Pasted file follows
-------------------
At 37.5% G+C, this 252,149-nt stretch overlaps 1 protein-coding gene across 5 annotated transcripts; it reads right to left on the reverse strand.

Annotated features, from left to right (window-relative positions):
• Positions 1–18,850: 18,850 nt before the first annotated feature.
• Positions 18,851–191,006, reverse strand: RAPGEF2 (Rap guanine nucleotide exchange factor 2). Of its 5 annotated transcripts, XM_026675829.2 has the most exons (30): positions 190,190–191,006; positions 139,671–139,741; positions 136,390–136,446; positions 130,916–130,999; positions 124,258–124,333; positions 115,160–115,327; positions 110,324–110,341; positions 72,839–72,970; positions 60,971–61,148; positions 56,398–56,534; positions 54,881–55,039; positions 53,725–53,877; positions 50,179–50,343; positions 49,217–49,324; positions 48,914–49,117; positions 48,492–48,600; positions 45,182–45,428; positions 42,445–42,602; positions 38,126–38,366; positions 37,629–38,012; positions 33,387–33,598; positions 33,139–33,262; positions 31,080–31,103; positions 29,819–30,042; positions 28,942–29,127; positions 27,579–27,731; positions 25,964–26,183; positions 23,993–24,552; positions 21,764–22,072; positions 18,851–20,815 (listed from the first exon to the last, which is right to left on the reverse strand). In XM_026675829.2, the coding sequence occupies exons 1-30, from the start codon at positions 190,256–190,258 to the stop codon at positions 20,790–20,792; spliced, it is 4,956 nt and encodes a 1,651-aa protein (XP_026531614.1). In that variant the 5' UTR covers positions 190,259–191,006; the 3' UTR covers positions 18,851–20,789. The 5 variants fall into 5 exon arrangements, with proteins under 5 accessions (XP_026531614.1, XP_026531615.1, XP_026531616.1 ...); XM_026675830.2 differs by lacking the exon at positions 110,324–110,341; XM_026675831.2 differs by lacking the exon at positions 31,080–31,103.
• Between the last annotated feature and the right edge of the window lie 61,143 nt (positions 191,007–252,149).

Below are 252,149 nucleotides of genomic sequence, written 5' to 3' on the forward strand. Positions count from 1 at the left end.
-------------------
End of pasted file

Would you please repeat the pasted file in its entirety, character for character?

At 37.5% G+C, this 252,149-nt stretch overlaps 1 protein-coding gene across 5 annotated transcripts; it reads right to left on the reverse strand.

Annotated features, from left to right (window-relative positions):
• Positions 1–18,850: 18,850 nt before the first annotated feature.
• Positions 18,851–191,006, reverse strand: RAPGEF2 (Rap guanine nucleotide exchange factor 2). Of its 5 annotated transcripts, XM_026675829.2 has the most exons (30): positions 190,190–191,006; positions 139,671–139,741; positions 136,390–136,446; positions 130,916–130,999; positions 124,258–124,333; positions 115,160–115,327; positions 110,324–110,341; positions 72,839–72,970; positions 60,971–61,148; positions 56,398–56,534; positions 54,881–55,039; positions 53,725–53,877; positions 50,179–50,343; positions 49,217–49,324; positions 48,914–49,117; positions 48,492–48,600; positions 45,182–45,428; positions 42,445–42,602; positions 38,126–38,366; positions 37,629–38,012; positions 33,387–33,598; positions 33,139–33,262; positions 31,080–31,103; positions 29,819–30,042; positions 28,942–29,127; positions 27,579–27,731; positions 25,964–26,183; positions 23,993–24,552; positions 21,764–22,072; positions 18,851–20,815 (listed from the first exon to the last, which is right to left on the reverse strand). In XM_026675829.2, the coding sequence occupies exons 1-30, from the start codon at positions 190,256–190,258 to the stop codon at positions 20,790–20,792; spliced, it is 4,956 nt and encodes a 1,651-aa protein (XP_026531614.1). In that variant the 5' UTR covers positions 190,259–191,006; the 3' UTR covers positions 18,851–20,789. The 5 variants fall into 5 exon arrangements, with proteins under 5 accessions (XP_026531614.1, XP_026531615.1, XP_026531616.1 ...); XM_026675830.2 differs by lacking the exon at positions 110,324–110,341; XM_026675831.2 differs by lacking the exon at positions 31,080–31,103.
• Between the last annotated feature and the right edge of the window lie 61,143 nt (positions 191,007–252,149).

Below are 252,149 nucleotides of genomic sequence, written 5' to 3' on the forward strand. Positions count from 1 at the left end.